John Downey arrested in Co Donegal over Enniskillen killings
Downey’s trial on charges linked to Hyde Park bombing collapsed in February 2014
Alleged IRA Hyde Park bomber John Downey,
The 66-year-old is also being held on suspicion of aiding and abetting an explosion. He is expected to appear at the High Court in Dublin on Tuesday.
Lance Corporal Alfred Johnston - a father of four - and Private James Eames - who had three children - died when a device exploded in a car they were checking on the Irvinestown Road, Cherrymount, Enniskillen in 1972.
Detective Chief Inspector John Caldwell said “the PSNI investigation into these murders remains active”.
The arrest was made under a European Arrest Warrant as part of a joint operation with the PSNI.
Mr Downey’s trial on charges linked to the 1982 London Hyde Park bombing which killed four soldiers and seven horses collapsed in February 2014.
He had been mistakenly sent a government letter saying he was not wanted for questioning by police when in fact there was an outstanding warrant against him. The full scale of the scheme involving other republican paramilitary On The Run suspects then emerged.
The court’s ruling sparked a political crisis at Stormont with the then first minister Peter Robinson threatening to resign unless the British government held an inquiry into the provision of letters of comfort to republicans who are on-the-run.
A judge-led review was promised by then prime minister David Cameron.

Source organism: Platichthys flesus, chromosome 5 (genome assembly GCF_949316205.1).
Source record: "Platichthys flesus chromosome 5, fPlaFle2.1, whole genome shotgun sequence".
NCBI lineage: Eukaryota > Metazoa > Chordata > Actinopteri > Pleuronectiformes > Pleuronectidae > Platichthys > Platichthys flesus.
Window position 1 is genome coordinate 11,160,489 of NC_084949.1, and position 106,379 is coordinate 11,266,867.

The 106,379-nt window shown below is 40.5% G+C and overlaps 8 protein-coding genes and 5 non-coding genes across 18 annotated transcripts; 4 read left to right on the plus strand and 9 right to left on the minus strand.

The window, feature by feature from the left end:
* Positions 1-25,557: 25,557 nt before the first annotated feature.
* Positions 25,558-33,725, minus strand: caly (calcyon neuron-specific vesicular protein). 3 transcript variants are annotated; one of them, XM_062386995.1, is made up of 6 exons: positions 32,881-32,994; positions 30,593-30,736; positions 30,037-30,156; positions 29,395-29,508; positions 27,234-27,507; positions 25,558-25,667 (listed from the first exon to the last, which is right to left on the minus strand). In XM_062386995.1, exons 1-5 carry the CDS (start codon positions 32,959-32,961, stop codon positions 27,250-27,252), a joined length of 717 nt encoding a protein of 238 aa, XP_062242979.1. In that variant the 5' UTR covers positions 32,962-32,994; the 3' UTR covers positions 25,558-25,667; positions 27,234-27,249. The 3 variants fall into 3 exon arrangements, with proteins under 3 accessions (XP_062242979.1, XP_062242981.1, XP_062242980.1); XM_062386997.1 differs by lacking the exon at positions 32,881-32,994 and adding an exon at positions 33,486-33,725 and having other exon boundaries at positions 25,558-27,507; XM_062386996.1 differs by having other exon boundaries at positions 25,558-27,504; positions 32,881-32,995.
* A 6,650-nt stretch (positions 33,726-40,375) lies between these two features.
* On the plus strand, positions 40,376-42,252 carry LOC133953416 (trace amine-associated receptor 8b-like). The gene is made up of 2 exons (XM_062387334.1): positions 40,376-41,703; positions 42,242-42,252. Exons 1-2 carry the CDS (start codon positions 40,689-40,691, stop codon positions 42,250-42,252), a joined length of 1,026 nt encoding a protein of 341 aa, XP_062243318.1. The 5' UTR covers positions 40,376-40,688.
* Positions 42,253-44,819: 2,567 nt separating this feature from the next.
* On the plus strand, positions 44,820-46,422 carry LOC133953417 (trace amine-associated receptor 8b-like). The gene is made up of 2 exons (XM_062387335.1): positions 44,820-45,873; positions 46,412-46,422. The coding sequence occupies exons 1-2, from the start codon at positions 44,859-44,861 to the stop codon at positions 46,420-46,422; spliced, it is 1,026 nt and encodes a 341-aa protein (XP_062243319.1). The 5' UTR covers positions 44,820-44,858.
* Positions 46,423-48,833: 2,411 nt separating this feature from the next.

A spokesman for the Public Prosecution Service for Northern Ireland said: “Following careful consideration of all available evidence, a decision has been taken to prosecute one person for the offence of murder and for aiding and abetting the causing of an explosion.
“Extradition proceedings were initiated in the High Court in Dublin on Monday November 5, to seek the extradition of one man from the Republic of Ireland for trial in Northern Ireland.
“One man was subsequently arrested in County Donegal this evening and is due to appear in court in Dublin tomorrow.”
On July 20th, 1982, a car bomb left in South Carriage Drive killed four British soldiers as they rode through Hyde Park in central London to the changing of the guard.
Seven horses were also killed as the soldiers travelled from their barracks to Buckingham Palace. Another horse survived terrible injuries .
The investigation into the bombing led police to Mr Downey, through fingerprints on parking tickets and a description given by witnesses of two men carrying out reconnaissance in the area before the attack.
An arrest warrant was issued, but it was decided not to seek Mr Downey’s extradition from the Republic in 1989, in part due to the lack of strong evidence against him, the court was told.
Then in 2007, Mr Downey received assurance he was not at risk of prosecution as part of a scheme run by the PSNI. He was one of 187 On the Runs (OTRs) to seek clarification from the authorities in the wake of the Belfast Agreement.
The court was told by Mr Downey’s legal team that there were other factors, aside from the clerical error, that meant he should not face trial.
These included the length of time — more than 30 years — since the offence, as well as the commitment in 2001 not to pursue those who might benefit from early release schemes.
Mr Downey has always denied any involvement in the Hyde Park attack.